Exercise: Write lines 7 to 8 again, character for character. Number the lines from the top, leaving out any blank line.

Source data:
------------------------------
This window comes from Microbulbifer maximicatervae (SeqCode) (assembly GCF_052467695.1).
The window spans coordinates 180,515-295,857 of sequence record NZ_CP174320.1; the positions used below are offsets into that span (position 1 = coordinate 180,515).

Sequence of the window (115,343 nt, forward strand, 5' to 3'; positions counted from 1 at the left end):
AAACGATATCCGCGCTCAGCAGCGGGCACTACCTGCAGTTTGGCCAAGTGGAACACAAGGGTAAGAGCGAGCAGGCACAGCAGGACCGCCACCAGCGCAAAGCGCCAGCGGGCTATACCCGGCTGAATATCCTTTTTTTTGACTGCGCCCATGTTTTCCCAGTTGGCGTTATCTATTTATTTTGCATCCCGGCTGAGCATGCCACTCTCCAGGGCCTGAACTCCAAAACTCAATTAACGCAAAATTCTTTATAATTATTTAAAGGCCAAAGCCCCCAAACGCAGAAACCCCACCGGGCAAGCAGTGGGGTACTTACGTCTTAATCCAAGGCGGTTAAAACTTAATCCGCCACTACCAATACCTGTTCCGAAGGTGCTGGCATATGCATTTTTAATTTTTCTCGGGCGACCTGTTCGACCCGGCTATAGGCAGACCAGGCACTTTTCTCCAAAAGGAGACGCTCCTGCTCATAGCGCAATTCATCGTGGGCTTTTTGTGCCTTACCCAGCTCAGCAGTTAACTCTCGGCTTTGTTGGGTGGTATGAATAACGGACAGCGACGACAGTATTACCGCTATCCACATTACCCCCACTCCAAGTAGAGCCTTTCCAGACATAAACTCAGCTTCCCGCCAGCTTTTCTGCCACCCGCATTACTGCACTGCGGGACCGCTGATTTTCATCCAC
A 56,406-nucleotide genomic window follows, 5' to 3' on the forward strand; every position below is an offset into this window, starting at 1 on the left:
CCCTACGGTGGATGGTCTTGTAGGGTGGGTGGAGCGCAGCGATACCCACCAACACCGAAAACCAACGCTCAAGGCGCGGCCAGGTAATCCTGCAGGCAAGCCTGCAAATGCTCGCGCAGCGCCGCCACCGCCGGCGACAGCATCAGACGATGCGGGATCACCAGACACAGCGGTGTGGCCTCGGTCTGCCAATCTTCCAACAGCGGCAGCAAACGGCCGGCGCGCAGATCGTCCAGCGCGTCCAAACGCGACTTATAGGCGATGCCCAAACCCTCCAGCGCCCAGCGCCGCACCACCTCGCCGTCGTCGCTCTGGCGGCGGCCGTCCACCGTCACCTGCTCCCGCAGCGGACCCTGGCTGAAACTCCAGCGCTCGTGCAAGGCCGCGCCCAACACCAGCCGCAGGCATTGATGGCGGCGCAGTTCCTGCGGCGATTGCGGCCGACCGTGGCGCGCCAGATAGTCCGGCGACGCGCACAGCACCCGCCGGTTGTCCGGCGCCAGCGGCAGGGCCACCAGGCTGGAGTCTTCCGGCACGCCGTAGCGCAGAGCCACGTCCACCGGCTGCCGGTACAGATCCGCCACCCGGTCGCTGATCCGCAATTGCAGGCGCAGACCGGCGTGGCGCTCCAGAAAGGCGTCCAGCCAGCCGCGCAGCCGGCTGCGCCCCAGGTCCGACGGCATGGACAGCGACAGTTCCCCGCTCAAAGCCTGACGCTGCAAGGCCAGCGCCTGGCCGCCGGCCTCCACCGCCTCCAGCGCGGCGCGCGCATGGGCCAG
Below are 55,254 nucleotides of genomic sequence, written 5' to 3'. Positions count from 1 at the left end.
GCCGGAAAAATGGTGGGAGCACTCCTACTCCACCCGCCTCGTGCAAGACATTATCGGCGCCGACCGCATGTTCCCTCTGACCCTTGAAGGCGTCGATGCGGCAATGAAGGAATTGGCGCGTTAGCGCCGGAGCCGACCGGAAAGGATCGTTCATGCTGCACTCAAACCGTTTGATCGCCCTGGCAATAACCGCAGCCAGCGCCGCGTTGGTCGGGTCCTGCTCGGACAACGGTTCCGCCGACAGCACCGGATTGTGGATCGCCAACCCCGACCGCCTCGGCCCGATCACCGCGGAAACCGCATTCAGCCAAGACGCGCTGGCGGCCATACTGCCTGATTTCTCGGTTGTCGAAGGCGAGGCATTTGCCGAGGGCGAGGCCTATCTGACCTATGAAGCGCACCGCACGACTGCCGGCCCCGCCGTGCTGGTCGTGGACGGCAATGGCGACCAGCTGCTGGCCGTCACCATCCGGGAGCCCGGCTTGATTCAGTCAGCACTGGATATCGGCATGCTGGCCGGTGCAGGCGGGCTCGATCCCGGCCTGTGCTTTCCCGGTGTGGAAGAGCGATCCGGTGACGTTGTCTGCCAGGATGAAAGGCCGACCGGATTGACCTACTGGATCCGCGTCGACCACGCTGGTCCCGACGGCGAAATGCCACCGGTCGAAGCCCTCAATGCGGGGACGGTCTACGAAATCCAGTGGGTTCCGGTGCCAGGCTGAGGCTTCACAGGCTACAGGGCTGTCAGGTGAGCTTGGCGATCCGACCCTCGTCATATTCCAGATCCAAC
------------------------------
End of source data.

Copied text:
Below are 55,254 nucleotides of genomic sequence, written 5' to 3'. Positions count from 1 at the left end.
GCCGGAAAAATGGTGGGAGCACTCCTACTCCACCCGCCTCGTGCAAGACATTATCGGCGCCGACCGCATGTTCCCTCTGACCCTTGAAGGCGTCGATGCGGCAATGAAGGAATTGGCGCGTTAGCGCCGGAGCCGACCGGAAAGGATCGTTCATGCTGCACTCAAACCGTTTGATCGCCCTGGCAATAACCGCAGCCAGCGCCGCGTTGGTCGGGTCCTGCTCGGACAACGGTTCCGCCGACAGCACCGGATTGTGGATCGCCAACCCCGACCGCCTCGGCCCGATCACCGCGGAAACCGCATTCAGCCAAGACGCGCTGGCGGCCATACTGCCTGATTTCTCGGTTGTCGAAGGCGAGGCATTTGCCGAGGGCGAGGCCTATCTGACCTATGAAGCGCACCGCACGACTGCCGGCCCCGCCGTGCTGGTCGTGGACGGCAATGGCGACCAGCTGCTGGCCGTCACCATCCGGGAGCCCGGCTTGATTCAGTCAGCACTGGATATCGGCATGCTGGCCGGTGCAGGCGGGCTCGATCCCGGCCTGTGCTTTCCCGGTGTGGAAGAGCGATCCGGTGACGTTGTCTGCCAGGATGAAAGGCCGACCGGATTGACCTACTGGATCCGCGTCGACCACGCTGGTCCCGACGGCGAAATGCCACCGGTCGAAGCCCTCAATGCGGGGACGGTCTACGAAATCCAGTGGGTTCCGGTGCCAGGCTGAGGCTTCACAGGCTACAGGGCTGTCAGGTGAGCTTGGCGATCCGACCCTCGTCATATTCCAGATCCAAC